Can you imagine a world without Shakespeare?
No Romeo and Juliet, no Macbeth, no Hamlet, no King Lear, no Othello, no Henry IV, no Midsummer Night’s Dream. This does not even include the other 38 plays or 154 sonnets attributed to the greatest writer of the English language? The fact is, these literary masterpieces of Shakespeare nearly perished with him, were it not for two of his devoted friends.
Like so many other artists and literary geniuses, William Shakespeare was never fully appreciated in his own lifetime. It took subsequent generations to grasp the stellar quality of his work. But those generations would never have ever heard the name Shakespeare were it not for two men, John Heminge and Henry Condell.
God sees everything and he will reward us for our faithfulness to him
John and Henry had been actors under Shakespeare’s direction and sometimes alongside – for Shakespeare acted as well. After Shakespeare’s death in 1616, they wanted to keep his memory alive and share his plays with the rest of the world. So for seven years Heminge and Condell rooted through theaters to search for copies of Shakespeare’s plays.
Fortunately, as actors they themselves had memorized the lines of most of his plays. From their memories and from what they recovered in the dusty cabinets of theaters, John Heminge and Henry Condell compiled and published Mr. William Shakespeares Comedies, Histories, & Tragedies in 1623. Though they have since been forgotten, they succeeded in their mission: “to keep the memory of so worthy a Friend & Fellow alive, as was our Shakespeare.”
In a way, these two unsung heroes had a share in all the subsequent success and acclaim that was lavished upon Shakespeare. Indeed, all those who serve in a support role and who work behind the scenes to ensure the success of others share in that success.
A famous clergyman was traveling from New York City to Los Angeles on a certain Veterans Day. At John F. Kennedy Airport a veteran approached him, soliciting donations in exchange for a poppy. But the man was late for his plane and had to dash to the gate: “I’m so sorry,” he told the veteran, “I have to run to catch a plane”. The pastor also had to catch connecting flights in Chicago and Denver, and in both places was also approached by veterans selling poppies for a donation.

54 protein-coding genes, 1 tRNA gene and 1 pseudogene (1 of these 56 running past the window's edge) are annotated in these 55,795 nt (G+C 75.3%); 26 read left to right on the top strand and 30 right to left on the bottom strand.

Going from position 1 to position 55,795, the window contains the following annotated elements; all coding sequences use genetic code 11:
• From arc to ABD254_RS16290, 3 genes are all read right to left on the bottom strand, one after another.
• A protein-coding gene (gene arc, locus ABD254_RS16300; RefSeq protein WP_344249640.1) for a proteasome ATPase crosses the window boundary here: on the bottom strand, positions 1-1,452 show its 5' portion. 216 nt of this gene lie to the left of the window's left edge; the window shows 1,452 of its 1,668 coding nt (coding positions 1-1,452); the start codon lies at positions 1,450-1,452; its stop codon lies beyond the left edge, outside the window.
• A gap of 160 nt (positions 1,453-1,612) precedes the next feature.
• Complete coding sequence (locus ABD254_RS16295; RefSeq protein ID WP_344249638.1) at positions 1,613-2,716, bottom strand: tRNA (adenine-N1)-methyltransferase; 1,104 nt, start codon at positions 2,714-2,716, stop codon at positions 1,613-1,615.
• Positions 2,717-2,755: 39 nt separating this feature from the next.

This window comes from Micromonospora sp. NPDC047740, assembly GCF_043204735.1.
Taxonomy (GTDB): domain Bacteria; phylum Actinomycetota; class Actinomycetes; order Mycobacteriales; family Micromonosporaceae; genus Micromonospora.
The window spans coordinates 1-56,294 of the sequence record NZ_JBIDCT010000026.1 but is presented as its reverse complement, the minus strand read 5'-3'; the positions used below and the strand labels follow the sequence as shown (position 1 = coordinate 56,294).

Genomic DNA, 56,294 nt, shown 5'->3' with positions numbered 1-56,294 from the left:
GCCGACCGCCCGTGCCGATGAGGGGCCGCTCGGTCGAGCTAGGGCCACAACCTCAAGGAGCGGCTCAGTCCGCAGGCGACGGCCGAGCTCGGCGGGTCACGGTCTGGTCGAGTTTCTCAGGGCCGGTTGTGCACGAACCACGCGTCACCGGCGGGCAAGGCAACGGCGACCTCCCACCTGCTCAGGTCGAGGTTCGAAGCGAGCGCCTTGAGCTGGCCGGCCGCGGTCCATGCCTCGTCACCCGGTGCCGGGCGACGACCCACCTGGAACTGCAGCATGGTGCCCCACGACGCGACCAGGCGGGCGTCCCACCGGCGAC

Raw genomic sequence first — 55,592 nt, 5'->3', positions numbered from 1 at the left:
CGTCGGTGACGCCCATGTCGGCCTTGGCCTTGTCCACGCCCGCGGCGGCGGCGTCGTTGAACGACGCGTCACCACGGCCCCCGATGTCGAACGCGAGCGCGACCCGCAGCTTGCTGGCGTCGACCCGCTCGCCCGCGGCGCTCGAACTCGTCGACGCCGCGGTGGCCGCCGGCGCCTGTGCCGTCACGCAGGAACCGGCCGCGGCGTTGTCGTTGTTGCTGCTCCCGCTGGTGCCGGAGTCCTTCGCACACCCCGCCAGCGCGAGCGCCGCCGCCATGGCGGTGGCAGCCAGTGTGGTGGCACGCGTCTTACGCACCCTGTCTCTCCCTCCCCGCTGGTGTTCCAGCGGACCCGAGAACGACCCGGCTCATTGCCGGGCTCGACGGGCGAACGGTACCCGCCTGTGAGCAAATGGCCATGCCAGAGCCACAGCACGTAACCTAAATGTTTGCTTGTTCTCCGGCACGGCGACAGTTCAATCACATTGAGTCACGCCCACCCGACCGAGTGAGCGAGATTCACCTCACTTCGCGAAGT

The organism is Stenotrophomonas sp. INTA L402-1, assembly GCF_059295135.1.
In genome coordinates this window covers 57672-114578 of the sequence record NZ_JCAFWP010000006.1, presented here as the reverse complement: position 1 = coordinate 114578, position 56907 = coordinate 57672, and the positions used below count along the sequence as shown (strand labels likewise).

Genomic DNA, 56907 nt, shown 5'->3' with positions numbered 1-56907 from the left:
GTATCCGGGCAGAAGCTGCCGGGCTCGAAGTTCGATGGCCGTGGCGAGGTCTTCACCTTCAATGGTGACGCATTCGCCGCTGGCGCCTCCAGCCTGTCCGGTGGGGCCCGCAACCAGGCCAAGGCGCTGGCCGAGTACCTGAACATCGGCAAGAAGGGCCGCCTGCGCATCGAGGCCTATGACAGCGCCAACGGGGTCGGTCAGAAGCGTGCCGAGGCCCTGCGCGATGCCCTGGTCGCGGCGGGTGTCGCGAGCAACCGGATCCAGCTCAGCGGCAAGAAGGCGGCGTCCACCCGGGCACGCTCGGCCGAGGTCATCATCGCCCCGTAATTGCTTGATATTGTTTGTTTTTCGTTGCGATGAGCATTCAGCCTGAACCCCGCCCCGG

In his haste, the pastor had to turn them down, feeling increasingly guilty. When the pastor finally reached LA, his first act (even before picking up his baggage) was to hunt down a veteran, give a hefty donation, and get a poppy, which he proudly placed on the lapel of his jacket.
To his audience that night at a religious gathering, the pastor shared his experience and then asked the question: “Who sold me the poppy?” His answer: they had all sold him the poppy, though only the last veteran, who did the least but made the sale, got the credit.
Even so, there are many unsung heroes out there – unseen by people, but known by God – who are always supporting the success of others. But the success of those they support is their success as well. They may feel like the farmer who faithfully tills the soil, plants the seed, and nurtures the growth only to see someone else reap the harvest and receive the credit.
But God sees everything and he will reward us for our faithfulness to him. “Your heavenly Father who sees in secret, will reward you openly,” (Matthew 6:4, 6, 18).
Dear Father in heaven, I thank you that you see the small and humble deeds that are done in secret. Help me to be faithful in the tasks you have given me.
And even if I never enjoy the limelight, may I be content to make my contribution to the cause of justice, freedom and truth, that my life may be spent in a worthy endeavor. Grant that, when I stand before your throne, you will be pleased with my life and accept me into your heavenly kingdom. Amen.